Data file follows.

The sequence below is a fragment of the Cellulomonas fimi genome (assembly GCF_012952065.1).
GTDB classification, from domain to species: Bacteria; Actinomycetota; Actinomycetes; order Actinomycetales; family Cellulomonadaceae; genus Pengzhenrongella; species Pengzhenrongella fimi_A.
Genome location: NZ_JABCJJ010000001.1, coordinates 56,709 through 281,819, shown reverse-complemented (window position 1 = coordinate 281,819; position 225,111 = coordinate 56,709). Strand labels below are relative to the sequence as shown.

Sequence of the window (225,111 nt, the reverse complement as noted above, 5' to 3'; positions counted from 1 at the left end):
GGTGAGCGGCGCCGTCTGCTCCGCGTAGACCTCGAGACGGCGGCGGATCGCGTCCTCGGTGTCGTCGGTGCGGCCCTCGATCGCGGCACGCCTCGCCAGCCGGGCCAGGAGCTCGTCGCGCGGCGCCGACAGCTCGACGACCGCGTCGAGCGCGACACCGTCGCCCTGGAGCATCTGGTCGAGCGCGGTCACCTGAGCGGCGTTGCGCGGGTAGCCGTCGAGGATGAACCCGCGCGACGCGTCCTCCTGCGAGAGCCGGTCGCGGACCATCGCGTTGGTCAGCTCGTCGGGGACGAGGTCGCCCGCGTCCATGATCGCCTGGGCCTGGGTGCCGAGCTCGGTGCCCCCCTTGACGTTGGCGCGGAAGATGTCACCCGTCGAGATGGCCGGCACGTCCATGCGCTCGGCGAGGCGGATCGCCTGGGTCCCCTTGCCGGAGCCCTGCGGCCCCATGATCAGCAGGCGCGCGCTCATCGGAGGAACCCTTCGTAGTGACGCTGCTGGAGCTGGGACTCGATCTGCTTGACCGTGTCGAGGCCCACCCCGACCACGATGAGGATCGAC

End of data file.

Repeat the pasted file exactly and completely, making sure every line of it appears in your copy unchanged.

The sequence below is a fragment of the Cellulomonas fimi genome (assembly GCF_012952065.1).
GTDB classification, from domain to species: Bacteria; Actinomycetota; Actinomycetes; order Actinomycetales; family Cellulomonadaceae; genus Pengzhenrongella; species Pengzhenrongella fimi_A.
Genome location: NZ_JABCJJ010000001.1, coordinates 56,709 through 281,819, shown reverse-complemented (window position 1 = coordinate 281,819; position 225,111 = coordinate 56,709). Strand labels below are relative to the sequence as shown.

Sequence of the window (225,111 nt, the reverse complement as noted above, 5' to 3'; positions counted from 1 at the left end):
GGTGAGCGGCGCCGTCTGCTCCGCGTAGACCTCGAGACGGCGGCGGATCGCGTCCTCGGTGTCGTCGGTGCGGCCCTCGATCGCGGCACGCCTCGCCAGCCGGGCCAGGAGCTCGTCGCGCGGCGCCGACAGCTCGACGACCGCGTCGAGCGCGACACCGTCGCCCTGGAGCATCTGGTCGAGCGCGGTCACCTGAGCGGCGTTGCGCGGGTAGCCGTCGAGGATGAACCCGCGCGACGCGTCCTCCTGCGAGAGCCGGTCGCGGACCATCGCGTTGGTCAGCTCGTCGGGGACGAGGTCGCCCGCGTCCATGATCGCCTGGGCCTGGGTGCCGAGCTCGGTGCCCCCCTTGACGTTGGCGCGGAAGATGTCACCCGTCGAGATGGCCGGCACGTCCATGCGCTCGGCGAGGCGGATCGCCTGGGTCCCCTTGCCGGAGCCCTGCGGCCCCATGATCAGCAGGCGCGCGCTCATCGGAGGAACCCTTCGTAGTGACGCTGCTGGAGCTGGGACTCGATCTGCTTGACCGTGTCGAGGCCCACCCCGACCACGATGAGGATCGAC